1949 recording of Bach's "Musical Offering", with conductor Hermann Scherchen leading soloists of the Berlin Radio Symphony in an arrangement written by Swiss organist Roger Vuataz.
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Label: Edition Rz
Catalog ID: ed. Rz 60001
Squidco Product Code: 14236
Packaging: Cardstock foldover
Recorded on January 30th, 1949 in Berlin.
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1. Ricercare A 3, Oboe, Corno Inglese, Fagotto 6:33
2. Canone Perpetuus, Violino, Viola, Violoncello 1:00
3. Canone A 2, Violino I, Violino II 0:30
4. Canone A 32, Violino I, Violino II, Violoncello 1:13
5. Canone Per Motum Contrarium, Oboe, Violino, Viola 1:04
6. Canone Per Tonos, Corno Inglese, Viola, Violoncello 2:32
7. Fuga Canonica, Flauto, Clavicembalo 2:32
8. Canone A 2, Corno Inglese, Fagotto 0:56
9. Canone A 2, Corno Inglese, Fagotto 0:59
10. Canone Per Aungmentationesm, Contrarium Motu, Violino, Corno Inglese, Viola 1:29
11. Canone Perpetuo, Flauto, Violino, Violoncello, Clavicembalo 1:13
12. Canone A 4, Oboe, Violino, Fagotto, Violoncello 2:00
13. Trio (Flauto, Violino, Violoncello, Clavicembalo) - Largo 5:33
14. Trio (Flauto, Violino, Violoncello, Clavicembalo) - Allegro 7:04
15. Trio (Flauto, Violino, Violoncello, Clavicembalo) - Andante 2:44
16. Trio (Flauto, Violino, Violoncello, Clavicembalo) - Allegro 3:32
17. Trio (Flauto, Violino, Violoncello, Clavicembalo) - Largo 7:54
sample the album:
"Falling into the real oddity category is this 1949 recording of Bach's Musical Offering, with conductor Hermann Scherchen leading soloists of the Berlin Radio Symphony in an arrangement written by Swiss organist Roger Vuataz. The Musical Offering is, like the Art of Fugue, a semi-conceptual work, with instrumentation, and even the ordering of sections, only partly specified; it consists of a series of contrapuntal treatments of a theme given to Bach by King Frederick the Great of Prussia.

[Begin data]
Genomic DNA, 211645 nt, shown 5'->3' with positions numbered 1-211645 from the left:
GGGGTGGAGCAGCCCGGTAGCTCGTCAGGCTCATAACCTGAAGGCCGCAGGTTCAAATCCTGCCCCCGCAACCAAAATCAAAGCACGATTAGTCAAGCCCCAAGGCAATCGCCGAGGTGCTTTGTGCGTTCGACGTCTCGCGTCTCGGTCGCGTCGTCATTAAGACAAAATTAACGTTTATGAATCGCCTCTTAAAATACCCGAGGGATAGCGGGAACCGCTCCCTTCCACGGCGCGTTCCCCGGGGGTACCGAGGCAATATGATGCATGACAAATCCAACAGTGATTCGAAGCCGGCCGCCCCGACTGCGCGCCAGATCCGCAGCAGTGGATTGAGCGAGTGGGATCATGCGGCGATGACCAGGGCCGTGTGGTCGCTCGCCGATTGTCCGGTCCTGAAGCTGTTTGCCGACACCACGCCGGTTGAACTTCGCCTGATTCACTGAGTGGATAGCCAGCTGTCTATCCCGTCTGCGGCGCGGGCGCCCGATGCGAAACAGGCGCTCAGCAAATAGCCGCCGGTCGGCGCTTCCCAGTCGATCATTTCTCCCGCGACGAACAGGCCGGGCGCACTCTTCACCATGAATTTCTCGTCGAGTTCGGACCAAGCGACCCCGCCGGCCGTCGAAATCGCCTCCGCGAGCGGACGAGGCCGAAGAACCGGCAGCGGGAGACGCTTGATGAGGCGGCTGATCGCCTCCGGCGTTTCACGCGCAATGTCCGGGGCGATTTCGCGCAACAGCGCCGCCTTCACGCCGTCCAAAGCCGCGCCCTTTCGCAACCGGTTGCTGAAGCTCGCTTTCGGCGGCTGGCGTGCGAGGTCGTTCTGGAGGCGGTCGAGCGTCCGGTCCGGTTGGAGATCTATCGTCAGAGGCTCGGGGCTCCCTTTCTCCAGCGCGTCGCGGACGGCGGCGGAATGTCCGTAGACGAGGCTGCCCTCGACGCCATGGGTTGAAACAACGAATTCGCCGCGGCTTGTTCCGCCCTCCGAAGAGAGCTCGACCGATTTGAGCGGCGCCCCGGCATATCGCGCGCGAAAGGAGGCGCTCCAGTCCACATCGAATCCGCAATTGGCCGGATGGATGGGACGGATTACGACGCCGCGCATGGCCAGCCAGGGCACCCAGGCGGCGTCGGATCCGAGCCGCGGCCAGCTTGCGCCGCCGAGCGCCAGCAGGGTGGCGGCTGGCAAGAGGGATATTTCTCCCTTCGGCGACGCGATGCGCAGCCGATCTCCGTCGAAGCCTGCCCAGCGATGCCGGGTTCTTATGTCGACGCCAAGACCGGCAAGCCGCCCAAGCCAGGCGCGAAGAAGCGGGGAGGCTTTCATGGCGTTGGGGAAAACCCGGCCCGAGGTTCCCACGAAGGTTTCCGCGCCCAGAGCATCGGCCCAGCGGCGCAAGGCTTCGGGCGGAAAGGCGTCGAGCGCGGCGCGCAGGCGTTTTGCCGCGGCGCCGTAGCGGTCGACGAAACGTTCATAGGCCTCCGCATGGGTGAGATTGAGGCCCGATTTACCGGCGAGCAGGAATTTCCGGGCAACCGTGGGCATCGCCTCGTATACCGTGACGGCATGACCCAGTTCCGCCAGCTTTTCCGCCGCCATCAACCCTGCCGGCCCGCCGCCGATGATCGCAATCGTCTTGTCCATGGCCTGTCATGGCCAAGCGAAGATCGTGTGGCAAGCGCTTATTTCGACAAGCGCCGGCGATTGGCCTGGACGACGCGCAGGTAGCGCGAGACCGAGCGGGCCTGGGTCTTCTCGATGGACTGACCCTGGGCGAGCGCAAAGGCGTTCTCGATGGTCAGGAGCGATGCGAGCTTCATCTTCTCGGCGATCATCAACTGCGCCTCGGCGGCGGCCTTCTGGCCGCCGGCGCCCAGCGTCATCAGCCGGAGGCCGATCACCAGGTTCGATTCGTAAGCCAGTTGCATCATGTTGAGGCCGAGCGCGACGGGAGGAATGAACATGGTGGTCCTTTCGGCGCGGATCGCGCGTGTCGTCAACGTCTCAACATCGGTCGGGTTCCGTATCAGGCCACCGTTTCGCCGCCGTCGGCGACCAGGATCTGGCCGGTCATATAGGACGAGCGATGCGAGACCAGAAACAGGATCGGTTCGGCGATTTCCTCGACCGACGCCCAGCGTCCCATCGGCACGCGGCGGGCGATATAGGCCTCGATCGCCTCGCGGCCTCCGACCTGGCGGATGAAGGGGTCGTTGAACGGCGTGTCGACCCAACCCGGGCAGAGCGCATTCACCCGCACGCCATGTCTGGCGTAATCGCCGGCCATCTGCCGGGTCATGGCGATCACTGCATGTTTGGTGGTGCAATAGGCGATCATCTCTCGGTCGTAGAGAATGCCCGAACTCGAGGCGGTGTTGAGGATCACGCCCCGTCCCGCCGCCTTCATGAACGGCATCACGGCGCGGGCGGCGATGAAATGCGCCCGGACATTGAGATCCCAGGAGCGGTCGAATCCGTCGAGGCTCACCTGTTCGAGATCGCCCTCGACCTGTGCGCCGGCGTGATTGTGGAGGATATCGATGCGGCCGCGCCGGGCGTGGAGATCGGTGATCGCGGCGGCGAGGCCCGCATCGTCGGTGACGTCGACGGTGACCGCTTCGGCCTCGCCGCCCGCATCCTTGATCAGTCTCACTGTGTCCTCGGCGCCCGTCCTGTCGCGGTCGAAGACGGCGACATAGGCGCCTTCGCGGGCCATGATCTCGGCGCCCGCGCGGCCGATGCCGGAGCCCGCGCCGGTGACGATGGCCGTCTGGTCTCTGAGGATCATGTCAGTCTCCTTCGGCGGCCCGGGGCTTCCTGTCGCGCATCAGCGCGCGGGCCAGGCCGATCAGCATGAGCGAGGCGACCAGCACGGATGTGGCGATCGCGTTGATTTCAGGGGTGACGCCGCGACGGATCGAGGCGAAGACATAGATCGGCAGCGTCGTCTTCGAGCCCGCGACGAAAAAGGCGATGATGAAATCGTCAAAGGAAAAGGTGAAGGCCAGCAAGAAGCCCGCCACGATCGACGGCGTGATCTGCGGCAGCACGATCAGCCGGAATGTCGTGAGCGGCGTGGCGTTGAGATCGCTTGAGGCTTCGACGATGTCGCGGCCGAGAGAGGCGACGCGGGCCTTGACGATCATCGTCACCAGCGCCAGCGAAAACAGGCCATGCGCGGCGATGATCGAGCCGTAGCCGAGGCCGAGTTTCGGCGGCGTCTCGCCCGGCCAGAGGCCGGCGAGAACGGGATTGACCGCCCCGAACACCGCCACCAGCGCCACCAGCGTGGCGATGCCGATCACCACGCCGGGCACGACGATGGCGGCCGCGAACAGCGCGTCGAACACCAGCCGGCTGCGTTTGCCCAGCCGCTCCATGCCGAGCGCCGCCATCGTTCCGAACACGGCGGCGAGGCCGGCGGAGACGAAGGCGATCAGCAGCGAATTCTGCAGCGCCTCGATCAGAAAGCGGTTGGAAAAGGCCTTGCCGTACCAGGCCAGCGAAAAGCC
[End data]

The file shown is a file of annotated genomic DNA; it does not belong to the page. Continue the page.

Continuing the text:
The work certainly appealed to Scherchen, who spoke of "realizations" rather than interpretations of works and would, one suspects, have been pleased by the current trend toward substantial recastings of compositions. Scherchen's Bach performances in general were unique: his was neither the Romantic Bach of old, nor a harbinger of the incipient historical performance movement. He treated Bach as an intellectual, rather dry modernist, and since the Vuataz arrangement of the Musical Offering takes a similar approach, the recording hangs together.
Vuataz arranges the work for oboe, violin, English horn, viola, cello, and bassoon. Different instruments are used in each movement, with the winds predominating, until all the forces come together for the six-part ricercar at the end. The shifts in timbre are a little distracting just because one has never heard anything quite like them before, but really they're no more extreme than a shift in registration on the organ. The texture clarifies Bach's complex polyphony.
One noteworthy aspect of this release is the expertly remastered 1949 sound, which shows just how good recorded sound got at the end of the 78 rpm era. There isn't a trace of hiss. This is not a pick for those looking for a first Musical Offering, but those fascinated by this major product of Bach's intellect, and interested in its resonances through history, should investigate this disc."-James Manheim, All Music
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